Saturday, July 26, 2014


Rated : R

Stars: Roger Ebert, Chaz Ebert, Gene Siskel
Director: Steve James
Genre: Documentary

Life Itself, the straight forward documentary about the life and times--and unfortunate death--of the world's most recognizable film critic, Roger Ebert, is difficult to watch. Well, about half of it is anyway. More on that in a moment.  

It's always good to learn something you didn't know before, and what we learn here, in most entertaining fashion, is the real skinny on the relationship between Ebert and his longtime partner in crime, Gene Siskel.  Siskel and Ebert was like an arranged marriage of two partners who initially seemed to hate each other, but later grew to respect, and yes, maybe even share a little love. 

The show, which introduced the phrase "Two Thumbs Up" into our common vernacular, had all the overtones of a sibling rivalry between two adolescents constantly sniping at each other. The funniest part of Life Itself is the outtakes of the two of them trying to get through the taping of a promo for the show, too raunchy to ever be broadcast on network television.     

But about half of the film, or so it seems-I wasn't counting minutes--shows Roger Ebert after his cancer surgeries. He was unable to speak, and there's no other way to honestly put this...he was grotesque looking. That he didn't mind being filmed in this condition showed that he wasn't going to let vanity get in the way of showing and telling his story exactly as it was, right up to the end. But after a while I just had to look away from the screen during the hospital segments.  

As we look back on the life of Roger Ebert, and his collaboration with Gene Siskel, it reinforces one undeniable truth about the movies--and that is that there are no good films, and there are no bad films.  It's all in the eye of the beholder.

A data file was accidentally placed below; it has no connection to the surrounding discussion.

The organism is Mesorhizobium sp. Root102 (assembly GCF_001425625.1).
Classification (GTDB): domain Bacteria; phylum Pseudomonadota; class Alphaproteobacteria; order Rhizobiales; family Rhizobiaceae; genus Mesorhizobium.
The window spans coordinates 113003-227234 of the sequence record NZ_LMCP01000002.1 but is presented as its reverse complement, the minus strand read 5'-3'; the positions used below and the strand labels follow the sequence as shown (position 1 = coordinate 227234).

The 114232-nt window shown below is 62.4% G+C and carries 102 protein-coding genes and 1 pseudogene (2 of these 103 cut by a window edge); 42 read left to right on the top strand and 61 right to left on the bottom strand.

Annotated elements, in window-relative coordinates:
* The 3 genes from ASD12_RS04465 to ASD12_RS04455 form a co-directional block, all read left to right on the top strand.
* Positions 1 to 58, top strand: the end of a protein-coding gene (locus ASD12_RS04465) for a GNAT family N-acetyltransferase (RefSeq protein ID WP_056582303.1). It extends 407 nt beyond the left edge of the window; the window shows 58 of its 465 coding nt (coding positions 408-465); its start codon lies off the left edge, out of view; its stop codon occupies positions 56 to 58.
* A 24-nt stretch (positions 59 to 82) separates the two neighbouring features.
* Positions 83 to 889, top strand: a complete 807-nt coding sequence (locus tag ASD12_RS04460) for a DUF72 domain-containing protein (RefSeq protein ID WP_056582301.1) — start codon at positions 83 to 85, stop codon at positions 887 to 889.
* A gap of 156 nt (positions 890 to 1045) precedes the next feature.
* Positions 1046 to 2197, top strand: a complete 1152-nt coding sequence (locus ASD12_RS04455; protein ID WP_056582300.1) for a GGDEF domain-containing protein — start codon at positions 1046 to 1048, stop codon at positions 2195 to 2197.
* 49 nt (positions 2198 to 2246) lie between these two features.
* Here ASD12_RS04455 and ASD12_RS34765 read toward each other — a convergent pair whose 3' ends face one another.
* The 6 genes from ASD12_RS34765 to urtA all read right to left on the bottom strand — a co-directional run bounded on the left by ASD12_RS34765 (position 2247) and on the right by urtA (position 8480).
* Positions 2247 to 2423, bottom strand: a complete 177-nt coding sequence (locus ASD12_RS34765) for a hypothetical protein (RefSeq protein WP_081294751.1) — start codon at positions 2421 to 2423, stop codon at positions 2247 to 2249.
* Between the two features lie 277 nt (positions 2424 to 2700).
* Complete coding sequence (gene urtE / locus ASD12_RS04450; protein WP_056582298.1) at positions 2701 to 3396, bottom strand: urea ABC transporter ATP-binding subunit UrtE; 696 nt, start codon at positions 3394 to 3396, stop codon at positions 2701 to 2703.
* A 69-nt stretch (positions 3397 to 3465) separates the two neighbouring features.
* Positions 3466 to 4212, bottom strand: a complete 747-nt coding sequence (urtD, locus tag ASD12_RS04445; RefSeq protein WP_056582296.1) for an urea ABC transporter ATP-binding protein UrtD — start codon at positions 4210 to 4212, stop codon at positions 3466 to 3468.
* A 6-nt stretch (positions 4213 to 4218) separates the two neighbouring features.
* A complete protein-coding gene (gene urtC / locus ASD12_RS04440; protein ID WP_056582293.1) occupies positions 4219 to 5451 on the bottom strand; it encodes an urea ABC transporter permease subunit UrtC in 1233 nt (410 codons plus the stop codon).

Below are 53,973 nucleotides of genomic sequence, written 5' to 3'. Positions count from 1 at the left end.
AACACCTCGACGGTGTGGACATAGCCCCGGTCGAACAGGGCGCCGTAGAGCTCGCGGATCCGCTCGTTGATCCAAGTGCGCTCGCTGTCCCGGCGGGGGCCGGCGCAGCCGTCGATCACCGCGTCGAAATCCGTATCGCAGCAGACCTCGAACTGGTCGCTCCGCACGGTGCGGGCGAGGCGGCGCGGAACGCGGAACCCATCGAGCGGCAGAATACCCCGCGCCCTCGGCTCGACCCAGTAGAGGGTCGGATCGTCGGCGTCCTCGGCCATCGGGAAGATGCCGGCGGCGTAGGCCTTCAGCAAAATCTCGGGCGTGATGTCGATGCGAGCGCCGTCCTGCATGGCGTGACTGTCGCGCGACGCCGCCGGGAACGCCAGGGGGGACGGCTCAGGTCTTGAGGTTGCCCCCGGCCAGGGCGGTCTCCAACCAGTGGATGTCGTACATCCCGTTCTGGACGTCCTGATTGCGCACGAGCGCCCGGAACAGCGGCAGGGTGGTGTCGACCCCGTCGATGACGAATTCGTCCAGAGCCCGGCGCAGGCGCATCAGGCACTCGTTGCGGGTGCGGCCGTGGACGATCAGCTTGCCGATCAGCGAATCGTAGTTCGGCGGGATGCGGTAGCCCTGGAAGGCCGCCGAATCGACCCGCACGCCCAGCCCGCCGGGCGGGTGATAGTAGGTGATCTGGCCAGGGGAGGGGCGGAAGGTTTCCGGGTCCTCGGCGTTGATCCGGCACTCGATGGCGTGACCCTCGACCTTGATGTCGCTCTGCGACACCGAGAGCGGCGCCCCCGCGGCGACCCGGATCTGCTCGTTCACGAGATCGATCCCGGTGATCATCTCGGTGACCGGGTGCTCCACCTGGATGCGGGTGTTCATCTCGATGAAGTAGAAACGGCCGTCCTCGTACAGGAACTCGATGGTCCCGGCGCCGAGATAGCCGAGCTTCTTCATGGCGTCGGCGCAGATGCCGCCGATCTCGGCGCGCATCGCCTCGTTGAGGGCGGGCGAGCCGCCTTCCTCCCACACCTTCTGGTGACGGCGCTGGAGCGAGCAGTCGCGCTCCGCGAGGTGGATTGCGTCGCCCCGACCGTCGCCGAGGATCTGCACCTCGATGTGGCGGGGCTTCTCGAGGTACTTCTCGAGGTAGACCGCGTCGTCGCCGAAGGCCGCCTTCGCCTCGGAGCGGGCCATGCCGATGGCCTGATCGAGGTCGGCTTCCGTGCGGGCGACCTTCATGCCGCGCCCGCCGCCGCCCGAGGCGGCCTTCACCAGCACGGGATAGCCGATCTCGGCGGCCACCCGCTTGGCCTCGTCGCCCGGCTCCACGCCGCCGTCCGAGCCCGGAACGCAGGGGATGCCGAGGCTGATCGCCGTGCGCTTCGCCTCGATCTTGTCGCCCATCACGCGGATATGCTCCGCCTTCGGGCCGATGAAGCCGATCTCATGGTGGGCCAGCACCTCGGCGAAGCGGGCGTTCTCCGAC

Grade:  B --


I'm in complete agreement with Tim about the discomfort induced by seeing Roger Ebert minus his jawbone. As cheerfully as he and his wife Chaz soldiered on, acting as if nothing was really amiss, I was eventually repulsed by the dangling skin that once housed his chin. Ebert wanted us to witness this. I think part of his motivation was due to the fact that Gene Siskel, who died at age 53 of a brain tumor, didn't tell anyone other than his wife about his condition. Including his partner. This hurt Roger Ebert immeasurably—thus he vowed never to be secretive about his own failing health.

But enough about the down side of Life Itself. Kudos go out to director Steve James for keeping this 2-hour documentary engrossing from start to finish. I loved the various film clips, interviews with people like Martin Scorcese and Werner Herzog. It was also interesting to see how much power film critics have over a movie's success or failure. From the very beginning of his life, Ebert was first and foremost a writer. A beautiful and gifted writer at that. Deserving of his Pulitzer Prize, he shared his love of the movies with us— made us think about what we liked and didn't like. Unfortunately, so much of this film was shot after the thyroid cancer had destroyed a good portion of his face that I can't recommend it wholeheartedly. I wonder if Roger Ebert would give it a "Thumbs Up" if he were reviewing it?

Grade: C